But I don’t expect Google to end up on my investment wall of shame. Barron’s says that this is merely a pause (the article is behind the pay wall). A few snippets:
Despite new rivals, it’s a dynamic online-search business that will thrive as more advertising dollars bolt traditional media for the Internet. [It] has shrewdly positioned itself for the future by placing bets on small but faster-growing segments ranging from mobile displays to video ads. Google could easily extend its stranglehold from conventional search to mobile search.For what it’s worth I think Google’s strategic position is superior to Apple, which the stock market says is 50% more valuable than Google. Apple is dependent upon creative brilliance—much of it residing on the shoulders and health of one man—to keep on winning. Google’s growth is not foreordained, but if it does not make egregiously stupid moves with its base business it should have a very long run à la Microsoft’s riding of the desktop wave. So I’m holding my breath and holding on.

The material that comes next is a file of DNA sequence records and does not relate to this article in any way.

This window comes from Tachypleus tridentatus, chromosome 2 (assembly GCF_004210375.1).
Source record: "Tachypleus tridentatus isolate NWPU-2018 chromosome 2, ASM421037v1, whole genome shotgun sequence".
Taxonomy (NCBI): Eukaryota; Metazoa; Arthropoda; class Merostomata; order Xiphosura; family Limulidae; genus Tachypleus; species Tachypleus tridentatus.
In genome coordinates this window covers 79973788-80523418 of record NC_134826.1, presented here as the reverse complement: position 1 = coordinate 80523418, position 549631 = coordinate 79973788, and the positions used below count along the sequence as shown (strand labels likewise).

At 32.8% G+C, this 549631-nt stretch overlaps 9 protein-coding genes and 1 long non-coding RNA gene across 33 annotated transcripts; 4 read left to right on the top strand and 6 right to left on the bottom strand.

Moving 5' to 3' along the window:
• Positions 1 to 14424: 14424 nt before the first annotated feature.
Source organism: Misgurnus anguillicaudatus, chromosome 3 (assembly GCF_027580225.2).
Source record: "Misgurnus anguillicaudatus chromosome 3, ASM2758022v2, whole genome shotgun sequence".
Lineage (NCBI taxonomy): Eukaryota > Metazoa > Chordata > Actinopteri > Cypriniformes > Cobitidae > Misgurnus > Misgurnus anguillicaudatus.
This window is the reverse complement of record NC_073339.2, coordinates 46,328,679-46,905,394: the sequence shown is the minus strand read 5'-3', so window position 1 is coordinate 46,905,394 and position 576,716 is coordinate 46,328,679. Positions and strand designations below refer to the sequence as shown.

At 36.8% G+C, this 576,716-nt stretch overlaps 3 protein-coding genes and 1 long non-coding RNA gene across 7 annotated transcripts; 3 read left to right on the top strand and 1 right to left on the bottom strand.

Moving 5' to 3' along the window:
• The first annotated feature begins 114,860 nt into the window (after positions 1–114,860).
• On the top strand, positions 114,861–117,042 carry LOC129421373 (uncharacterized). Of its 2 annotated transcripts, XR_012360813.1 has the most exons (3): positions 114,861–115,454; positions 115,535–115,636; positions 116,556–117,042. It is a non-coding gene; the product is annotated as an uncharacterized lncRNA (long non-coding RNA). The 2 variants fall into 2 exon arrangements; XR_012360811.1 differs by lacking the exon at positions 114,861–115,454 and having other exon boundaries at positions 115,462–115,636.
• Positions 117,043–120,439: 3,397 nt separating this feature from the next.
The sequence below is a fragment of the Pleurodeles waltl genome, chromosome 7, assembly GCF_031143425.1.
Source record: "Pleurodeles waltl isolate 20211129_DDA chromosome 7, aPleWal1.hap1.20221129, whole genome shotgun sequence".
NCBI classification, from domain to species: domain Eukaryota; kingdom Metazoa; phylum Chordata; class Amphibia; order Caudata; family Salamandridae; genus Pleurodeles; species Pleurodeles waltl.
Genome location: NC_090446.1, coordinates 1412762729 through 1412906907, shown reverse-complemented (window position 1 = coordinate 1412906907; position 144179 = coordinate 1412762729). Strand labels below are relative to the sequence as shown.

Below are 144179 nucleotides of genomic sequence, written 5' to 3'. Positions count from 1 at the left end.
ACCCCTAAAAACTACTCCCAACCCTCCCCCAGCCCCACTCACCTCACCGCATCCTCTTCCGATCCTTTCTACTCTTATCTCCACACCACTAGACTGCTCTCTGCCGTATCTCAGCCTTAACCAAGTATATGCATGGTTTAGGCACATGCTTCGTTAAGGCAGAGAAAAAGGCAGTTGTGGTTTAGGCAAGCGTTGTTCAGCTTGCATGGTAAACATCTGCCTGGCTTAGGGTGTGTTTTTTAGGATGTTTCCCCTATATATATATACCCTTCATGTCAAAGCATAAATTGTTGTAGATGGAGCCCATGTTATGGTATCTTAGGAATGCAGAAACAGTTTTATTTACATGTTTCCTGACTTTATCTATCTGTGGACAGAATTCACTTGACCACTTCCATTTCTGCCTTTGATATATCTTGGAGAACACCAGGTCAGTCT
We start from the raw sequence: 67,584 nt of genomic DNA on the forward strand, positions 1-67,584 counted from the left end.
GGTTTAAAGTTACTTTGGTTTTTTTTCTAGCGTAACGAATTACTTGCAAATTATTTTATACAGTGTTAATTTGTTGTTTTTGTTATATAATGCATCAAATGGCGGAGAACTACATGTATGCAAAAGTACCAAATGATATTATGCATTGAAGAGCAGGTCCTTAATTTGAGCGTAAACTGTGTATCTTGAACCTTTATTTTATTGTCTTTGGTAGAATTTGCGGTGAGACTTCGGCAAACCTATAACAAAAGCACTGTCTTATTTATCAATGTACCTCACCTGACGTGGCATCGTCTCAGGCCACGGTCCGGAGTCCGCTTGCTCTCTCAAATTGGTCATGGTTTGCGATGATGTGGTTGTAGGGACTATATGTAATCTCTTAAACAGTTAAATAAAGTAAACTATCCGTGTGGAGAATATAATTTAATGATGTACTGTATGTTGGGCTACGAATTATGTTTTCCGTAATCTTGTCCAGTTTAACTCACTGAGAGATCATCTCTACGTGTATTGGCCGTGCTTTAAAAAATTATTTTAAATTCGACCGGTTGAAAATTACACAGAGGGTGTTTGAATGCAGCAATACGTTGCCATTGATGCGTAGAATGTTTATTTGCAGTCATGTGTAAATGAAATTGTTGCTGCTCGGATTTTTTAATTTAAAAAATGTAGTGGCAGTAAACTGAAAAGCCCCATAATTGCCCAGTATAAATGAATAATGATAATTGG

Today its enterprise value is just 10 times the company’s formidable cash flow, a record low and a far cry from 45 in 2005. At these levels, investors are essentially paying for Google’s search engine and getting everything else free.
The downside risk of owning Google shares is 10%, while the upside potential is 50%, says Harry Rady of Rady Asset Management.
Online advertising is still in its infancy with huge potential for more growth as the world’s burgeoning middle class surfs, shops, shoots videos and shares its pictures on the Web.
[Disclosure: I own both GOOG and AAPL.] © 2010 Stephen Yuen